Would I feel differently about the topic of rape? Would it be something that isn’t constantly on the forefront of my brain? I think not. I think I could go out with whoever I wanted unconcerned about the risks… I could be like those guys on Plenty of Fish who message me inviting me to their homes in their first message for drinks and whatever else. When I message them back about just how risky that is for a woman, they seem nonplussed like I am some kind of paranoid freak to be concerned about meeting a strange man in his home and plying myself with booze. And, as always, if I did and something terrible happened to me, I would catch the blame perhaps even by these same sorts of men. They would ask questions like why would I go to a stranger’s house and weaken myself with booze. Maybe if I had a dangler between my legs, I could go where I want without *as much* concern about my reputation or about being overpowered or about being believed if things go wrong.

But ultimately I think it would be eye-opening. Would the differences be all that noticeable, I wonder? Certainly, I assume so because identifying as a woman comes with a lot of social pressures and stigmas and oppressions. I think it would make me appreciate my own struggles even more, but I also think it would let me see struggles that men face that I can’t readily identify from my own position in life, and that, ultimately, would help my actions as a feminist—a benefit that could have a ripple effect spreading further with each person share my experiences with. No matter what it would be like for me to be a man for a day, I would come out better for having those experiences and understanding them.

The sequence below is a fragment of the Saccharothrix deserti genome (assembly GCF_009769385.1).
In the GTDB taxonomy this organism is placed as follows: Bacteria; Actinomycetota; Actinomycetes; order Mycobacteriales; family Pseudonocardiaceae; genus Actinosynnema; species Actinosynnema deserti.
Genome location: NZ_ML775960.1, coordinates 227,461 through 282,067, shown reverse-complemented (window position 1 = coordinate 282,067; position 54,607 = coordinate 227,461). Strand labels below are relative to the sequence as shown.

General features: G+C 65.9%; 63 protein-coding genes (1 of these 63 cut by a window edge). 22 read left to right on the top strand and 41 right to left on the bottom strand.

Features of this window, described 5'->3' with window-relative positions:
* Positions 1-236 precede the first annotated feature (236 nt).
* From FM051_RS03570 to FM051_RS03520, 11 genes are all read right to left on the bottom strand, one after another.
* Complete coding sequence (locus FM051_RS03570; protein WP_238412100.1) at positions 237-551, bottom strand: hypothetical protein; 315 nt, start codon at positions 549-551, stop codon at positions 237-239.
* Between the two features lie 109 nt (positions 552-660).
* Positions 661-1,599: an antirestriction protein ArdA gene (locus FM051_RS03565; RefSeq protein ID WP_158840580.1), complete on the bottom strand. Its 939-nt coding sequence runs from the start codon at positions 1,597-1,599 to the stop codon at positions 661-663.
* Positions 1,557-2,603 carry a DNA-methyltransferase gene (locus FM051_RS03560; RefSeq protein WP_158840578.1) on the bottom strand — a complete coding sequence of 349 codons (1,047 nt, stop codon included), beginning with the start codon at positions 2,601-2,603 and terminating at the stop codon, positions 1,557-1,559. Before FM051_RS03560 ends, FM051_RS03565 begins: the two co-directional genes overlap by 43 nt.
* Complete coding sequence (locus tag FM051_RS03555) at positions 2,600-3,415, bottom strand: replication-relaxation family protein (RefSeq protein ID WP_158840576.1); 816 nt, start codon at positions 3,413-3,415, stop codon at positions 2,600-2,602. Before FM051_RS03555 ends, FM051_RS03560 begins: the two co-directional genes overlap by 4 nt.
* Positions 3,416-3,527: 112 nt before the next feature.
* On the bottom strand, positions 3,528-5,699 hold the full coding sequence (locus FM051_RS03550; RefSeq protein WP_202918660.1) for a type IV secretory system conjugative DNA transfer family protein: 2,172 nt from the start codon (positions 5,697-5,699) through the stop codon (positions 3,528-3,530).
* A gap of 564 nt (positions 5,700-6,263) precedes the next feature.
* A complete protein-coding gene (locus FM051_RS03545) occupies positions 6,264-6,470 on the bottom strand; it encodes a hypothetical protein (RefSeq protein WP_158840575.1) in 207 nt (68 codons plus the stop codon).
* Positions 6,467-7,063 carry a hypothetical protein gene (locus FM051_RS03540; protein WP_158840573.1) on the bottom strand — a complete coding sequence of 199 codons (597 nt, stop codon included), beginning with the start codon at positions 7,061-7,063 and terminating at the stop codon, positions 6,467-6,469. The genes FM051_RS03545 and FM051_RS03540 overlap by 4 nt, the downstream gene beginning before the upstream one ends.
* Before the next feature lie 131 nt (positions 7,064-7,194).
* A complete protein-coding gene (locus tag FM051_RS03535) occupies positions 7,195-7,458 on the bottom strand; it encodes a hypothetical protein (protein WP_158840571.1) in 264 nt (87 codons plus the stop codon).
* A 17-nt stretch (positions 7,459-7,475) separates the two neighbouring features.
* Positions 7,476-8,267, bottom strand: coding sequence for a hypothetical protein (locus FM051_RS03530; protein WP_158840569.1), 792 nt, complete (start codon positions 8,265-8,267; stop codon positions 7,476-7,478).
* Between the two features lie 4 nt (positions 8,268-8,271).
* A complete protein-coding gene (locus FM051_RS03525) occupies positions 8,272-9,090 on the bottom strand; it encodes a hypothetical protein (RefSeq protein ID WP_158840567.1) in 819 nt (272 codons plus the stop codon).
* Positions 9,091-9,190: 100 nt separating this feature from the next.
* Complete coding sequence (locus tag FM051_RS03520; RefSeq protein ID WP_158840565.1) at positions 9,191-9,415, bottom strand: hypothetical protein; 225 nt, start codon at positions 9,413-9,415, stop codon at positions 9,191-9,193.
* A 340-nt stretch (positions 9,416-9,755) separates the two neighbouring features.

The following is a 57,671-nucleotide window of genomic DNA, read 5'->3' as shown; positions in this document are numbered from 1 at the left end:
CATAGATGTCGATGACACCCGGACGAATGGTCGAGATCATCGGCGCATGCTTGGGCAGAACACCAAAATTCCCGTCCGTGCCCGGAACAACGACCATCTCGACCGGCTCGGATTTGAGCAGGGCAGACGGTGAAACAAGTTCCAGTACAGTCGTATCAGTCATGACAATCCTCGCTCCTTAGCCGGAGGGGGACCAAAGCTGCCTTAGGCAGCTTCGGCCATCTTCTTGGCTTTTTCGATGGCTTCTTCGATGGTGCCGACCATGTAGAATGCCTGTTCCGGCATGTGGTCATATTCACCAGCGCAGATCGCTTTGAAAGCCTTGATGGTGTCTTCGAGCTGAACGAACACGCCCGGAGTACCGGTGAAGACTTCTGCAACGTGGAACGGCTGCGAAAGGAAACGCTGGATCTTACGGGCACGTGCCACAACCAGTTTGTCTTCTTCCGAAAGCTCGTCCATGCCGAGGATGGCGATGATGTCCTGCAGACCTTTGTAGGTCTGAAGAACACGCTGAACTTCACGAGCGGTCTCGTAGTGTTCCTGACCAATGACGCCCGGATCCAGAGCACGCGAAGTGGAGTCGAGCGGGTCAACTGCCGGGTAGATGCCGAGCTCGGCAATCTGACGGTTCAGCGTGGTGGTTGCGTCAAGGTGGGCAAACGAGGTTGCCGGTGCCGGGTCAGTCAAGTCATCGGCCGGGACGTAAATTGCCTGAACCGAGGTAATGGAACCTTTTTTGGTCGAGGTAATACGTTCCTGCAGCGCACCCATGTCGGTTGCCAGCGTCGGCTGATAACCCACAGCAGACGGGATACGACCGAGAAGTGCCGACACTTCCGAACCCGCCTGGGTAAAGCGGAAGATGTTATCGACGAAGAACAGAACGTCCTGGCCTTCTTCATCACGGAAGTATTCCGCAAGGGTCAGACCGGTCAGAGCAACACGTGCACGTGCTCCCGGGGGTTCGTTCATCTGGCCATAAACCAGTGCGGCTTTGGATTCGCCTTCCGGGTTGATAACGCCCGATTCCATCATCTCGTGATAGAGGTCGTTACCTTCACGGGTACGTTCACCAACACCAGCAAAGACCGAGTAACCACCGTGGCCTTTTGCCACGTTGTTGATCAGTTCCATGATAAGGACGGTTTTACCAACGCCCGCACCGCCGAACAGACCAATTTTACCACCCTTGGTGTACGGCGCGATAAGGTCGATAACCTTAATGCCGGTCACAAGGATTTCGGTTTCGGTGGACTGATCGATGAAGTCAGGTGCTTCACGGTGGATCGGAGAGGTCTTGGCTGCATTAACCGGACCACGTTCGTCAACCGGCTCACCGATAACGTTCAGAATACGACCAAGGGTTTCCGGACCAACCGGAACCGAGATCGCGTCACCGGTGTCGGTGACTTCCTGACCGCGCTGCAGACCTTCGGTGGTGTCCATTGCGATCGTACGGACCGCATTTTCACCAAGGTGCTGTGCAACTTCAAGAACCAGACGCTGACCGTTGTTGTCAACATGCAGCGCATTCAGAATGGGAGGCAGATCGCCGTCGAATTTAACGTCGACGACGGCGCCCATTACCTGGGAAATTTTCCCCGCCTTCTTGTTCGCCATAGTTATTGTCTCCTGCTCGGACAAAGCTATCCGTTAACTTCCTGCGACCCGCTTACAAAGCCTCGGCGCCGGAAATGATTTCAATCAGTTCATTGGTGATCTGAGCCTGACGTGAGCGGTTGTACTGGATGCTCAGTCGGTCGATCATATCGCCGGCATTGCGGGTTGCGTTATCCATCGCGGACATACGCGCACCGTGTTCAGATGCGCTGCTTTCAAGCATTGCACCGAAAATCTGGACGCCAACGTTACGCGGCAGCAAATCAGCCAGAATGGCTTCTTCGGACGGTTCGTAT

Also, it would suck to have to stand up to pee. I rather like having that time to rest for a minute. 


Here are links to all the sites now featuring Secret Subject Swap posts. Sit back, grab a cup, and check them all out. See you there: Baking In A Tornado The Momisodes Spatulas on Parade Sparkly Poetic Weirdo Never Ever Give Up Hope The Lieber Family Blog Rena’s World Dinosaur Superhero Mommy The Bergham Chronicles Confessions of a part-time working mom Just a Lovely Day Someone Else’s Genius Climaxed The Angrivated Mom


  1. So many interesting aspects that would certainly be worth experiencing for a day! Especially the peeing. I always think it's much more practical to be able to stand wherever, like in the woods, without risking to sprinkle your shoes...
    I think the best thing about being a guy is not giving a damn about many things!!

  2. Although I wouldn't change a thing about you, I think if you were a man you might be able to straighten a few of them out with a few mano a mano chats.

  3. Thank you for throwing in the peeing element. I also enjoy sitting down.

    As for everything else, I'm glad you go this prompt and if you hadn't, I would probably have suggested you take it on. As women we assume much about the differences between men and women. True, there is data to support sexism in our culture and I'm not denying that. It would definitely be interesting to see it from a man's point of view, to have both sides and truly seeing the differences.

  4. I think that with men they are judged growing up on how well they do in sports which must be hard for the ones who aren't either good or interested in them. The difference is they out grow it but we don't get to. Great subject and great answer.

  5. You, as always, make my heart smile with your tenacity and awesome writing. <-Sounds so dorky but true.

    Always keep writing my friend.

  6. Really enjoyed what you did with my question. I have thought the same things as you stated except the peeing part. Lots of men sit down LOL

  7. Wow! You really nailed this one! I was having a discussion with my mom about someone being mad at me for speaking my mind. She felt that I could have been nicer in what I said. Then I asked her if she'd have the same opinion if this had happened to my brother. Kinda kept her quiet there!!